The workplace can be an overwhelming experience for the Christian. We want to do our jobs well, but we also want to attend to the personal and spiritual needs of our peers. We want to respect the work we’re doing, but not allow it to become an idol. How exactly do we embody a Christian life in the workplace, demonstrating God’s love for our neighbors—or, in this case, our coworkers—and at the same time respecting the work he’s called us to do?
While not exhaustive, here are four practical steps that can help.1. Arrive on time, but be willing to leave early.
Growing up, many of us are taught that punctuality is an important part of being a mature adult. And that’s not wrong. As a Christian in the workplace, showing up for work on time demonstrates you respect your position and the time your employer is paying you to be there.
In some cases, you might be the only person who shows up on time. It will be noticed (and perhaps sometimes even lovingly mocked). But in the end, you’re establishing yourself as someone who views work as something to be respected and honored (Col. 3:23–24).
Showing up for work on time demonstrates you respect your position and the time your employer is paying you to be there.
On the flip side, employees in today’s workplace are often burdened by workaholism—lived out in the employee who aims to be the last one to turn off the lights, well past closing time. Don’t be that person.
Always be willing to leave on time, or early when appropriate. This demonstrates you are making the best use of your time in the office—not wasting it watching YouTube videos or chatting up your neighbors.
Your willingness to quit working at an appropriate time also demonstrates that work is not your master, that your priorities are not to climb the professional ladder at any cost, and that the relationships you’re building in your personal life matter.2. Feast with those who feast.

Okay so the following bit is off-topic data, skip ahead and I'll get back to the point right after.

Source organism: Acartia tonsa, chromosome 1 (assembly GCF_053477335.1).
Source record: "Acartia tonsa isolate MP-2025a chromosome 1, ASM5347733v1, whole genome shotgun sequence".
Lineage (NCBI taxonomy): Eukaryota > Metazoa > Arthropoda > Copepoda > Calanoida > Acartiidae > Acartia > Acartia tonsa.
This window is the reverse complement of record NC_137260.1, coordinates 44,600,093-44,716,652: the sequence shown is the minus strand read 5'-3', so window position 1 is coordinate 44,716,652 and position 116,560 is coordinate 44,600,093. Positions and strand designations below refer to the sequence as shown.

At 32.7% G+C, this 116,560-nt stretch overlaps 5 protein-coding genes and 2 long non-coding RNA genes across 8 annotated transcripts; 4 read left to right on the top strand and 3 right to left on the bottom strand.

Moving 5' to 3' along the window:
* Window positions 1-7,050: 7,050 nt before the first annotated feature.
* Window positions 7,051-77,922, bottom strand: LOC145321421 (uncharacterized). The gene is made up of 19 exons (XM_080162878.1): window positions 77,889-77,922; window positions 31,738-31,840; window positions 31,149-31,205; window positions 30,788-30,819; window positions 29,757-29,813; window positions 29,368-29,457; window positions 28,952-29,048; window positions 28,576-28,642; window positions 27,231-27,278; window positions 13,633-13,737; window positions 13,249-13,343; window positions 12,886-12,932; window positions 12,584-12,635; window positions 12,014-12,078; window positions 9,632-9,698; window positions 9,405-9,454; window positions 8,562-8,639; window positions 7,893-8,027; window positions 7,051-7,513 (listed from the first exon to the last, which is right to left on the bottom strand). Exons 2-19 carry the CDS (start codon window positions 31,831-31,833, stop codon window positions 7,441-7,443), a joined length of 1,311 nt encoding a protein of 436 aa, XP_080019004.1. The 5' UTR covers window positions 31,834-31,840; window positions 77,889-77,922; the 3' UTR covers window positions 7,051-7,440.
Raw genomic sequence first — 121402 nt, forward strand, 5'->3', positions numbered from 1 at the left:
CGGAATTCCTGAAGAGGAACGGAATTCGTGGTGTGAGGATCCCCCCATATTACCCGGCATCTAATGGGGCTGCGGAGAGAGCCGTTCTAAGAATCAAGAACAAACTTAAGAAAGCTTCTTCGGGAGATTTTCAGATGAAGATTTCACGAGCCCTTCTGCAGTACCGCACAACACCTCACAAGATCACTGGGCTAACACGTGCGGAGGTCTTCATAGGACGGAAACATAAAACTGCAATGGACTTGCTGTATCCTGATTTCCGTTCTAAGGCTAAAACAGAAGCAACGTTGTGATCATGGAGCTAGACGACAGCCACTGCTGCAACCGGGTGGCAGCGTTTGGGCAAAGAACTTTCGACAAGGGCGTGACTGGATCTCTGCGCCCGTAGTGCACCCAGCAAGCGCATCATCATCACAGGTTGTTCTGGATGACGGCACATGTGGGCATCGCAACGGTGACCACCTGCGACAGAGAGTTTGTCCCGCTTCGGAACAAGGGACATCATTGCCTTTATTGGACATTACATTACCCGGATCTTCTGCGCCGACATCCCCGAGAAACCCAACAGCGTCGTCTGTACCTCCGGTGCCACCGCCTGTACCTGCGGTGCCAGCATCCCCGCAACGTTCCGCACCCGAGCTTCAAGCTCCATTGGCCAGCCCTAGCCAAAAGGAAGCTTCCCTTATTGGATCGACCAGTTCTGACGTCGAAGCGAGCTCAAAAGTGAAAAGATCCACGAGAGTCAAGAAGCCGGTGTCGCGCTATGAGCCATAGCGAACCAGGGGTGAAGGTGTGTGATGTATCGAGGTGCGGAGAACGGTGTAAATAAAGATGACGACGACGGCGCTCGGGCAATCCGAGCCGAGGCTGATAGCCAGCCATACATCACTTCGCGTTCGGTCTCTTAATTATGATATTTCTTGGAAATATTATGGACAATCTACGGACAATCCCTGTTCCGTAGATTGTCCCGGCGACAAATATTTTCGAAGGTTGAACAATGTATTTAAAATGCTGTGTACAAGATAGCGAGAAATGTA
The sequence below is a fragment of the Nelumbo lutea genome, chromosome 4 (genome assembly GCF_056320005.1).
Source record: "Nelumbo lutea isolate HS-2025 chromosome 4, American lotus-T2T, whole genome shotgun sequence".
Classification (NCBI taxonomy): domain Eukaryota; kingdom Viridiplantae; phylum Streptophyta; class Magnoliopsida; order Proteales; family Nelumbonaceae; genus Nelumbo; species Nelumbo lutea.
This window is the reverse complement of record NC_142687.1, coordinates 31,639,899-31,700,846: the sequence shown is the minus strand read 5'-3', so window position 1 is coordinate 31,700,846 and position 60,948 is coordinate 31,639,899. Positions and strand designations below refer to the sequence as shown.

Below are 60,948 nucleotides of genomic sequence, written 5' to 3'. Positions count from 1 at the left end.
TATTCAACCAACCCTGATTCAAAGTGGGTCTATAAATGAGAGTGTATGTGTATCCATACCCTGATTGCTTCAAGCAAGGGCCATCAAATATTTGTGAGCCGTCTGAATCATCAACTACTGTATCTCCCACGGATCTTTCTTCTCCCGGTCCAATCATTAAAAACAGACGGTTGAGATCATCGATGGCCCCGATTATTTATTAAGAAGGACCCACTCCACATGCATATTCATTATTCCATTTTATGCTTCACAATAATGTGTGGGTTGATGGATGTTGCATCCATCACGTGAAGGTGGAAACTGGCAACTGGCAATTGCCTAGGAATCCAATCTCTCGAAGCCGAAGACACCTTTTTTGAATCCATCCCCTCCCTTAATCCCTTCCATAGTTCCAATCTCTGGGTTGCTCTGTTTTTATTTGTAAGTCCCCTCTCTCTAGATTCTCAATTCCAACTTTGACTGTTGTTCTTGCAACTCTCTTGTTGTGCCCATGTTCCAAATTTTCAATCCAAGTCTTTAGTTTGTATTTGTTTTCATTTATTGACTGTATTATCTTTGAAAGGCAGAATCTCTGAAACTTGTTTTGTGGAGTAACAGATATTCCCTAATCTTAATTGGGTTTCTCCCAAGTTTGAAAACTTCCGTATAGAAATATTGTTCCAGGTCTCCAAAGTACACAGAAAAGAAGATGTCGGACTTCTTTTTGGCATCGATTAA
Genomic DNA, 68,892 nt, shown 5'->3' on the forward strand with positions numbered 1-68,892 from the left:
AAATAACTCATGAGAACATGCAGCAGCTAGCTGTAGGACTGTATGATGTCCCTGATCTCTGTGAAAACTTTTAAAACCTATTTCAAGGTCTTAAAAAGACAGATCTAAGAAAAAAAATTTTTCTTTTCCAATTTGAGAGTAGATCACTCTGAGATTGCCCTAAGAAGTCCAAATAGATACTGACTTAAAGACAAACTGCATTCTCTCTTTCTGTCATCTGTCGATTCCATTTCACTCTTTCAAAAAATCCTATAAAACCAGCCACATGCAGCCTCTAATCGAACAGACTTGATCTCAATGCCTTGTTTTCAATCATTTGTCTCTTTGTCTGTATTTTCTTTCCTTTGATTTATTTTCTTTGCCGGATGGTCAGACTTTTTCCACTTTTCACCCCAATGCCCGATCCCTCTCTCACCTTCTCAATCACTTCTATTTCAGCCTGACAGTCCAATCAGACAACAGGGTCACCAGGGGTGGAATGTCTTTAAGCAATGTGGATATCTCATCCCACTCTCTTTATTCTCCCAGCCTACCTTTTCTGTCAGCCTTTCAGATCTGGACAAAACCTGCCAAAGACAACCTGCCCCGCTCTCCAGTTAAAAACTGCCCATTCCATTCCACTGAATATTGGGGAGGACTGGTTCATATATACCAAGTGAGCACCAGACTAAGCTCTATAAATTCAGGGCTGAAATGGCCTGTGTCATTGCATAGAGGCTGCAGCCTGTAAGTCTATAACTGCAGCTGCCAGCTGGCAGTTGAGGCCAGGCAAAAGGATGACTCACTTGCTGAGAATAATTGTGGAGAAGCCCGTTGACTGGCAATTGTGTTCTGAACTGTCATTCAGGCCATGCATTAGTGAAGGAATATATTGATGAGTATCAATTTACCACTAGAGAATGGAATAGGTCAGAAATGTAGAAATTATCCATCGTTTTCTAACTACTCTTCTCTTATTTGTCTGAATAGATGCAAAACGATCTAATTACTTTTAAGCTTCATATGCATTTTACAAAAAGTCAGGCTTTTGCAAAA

Life can be filled with many pains and sorrows. But it is also filled with joyful celebrations—birthdays, anniversaries, promotions, and engagements. Just like with friends from home or church, celebrating with friends at work should become one of your priorities (Rom. 12:15).
Usually there is one person in the office who organizes personal or professional office celebrations for employees. Aim to be that person—or joyfully assist them.
Usually there is one person in the office who organizes personal or professional office celebrations for employees. Aim to be that person.
Why? In any workplace, there are employees who feel out of place or simply aren’t well-liked among their peers. A recognition of a celebratory event in their lives is one of the easiest ways to let them know they’re important.
Christians should also consider organizing unofficial social events with coworkers. No matter what your life circumstances may be, there are employees who would welcome the chance to have a casual social gathering outside the stresses of the office or their home lives.
Whether or not they show up, people will take heart that you thought of them. They were included and haven’t been forgotten.3. Pray for your peers.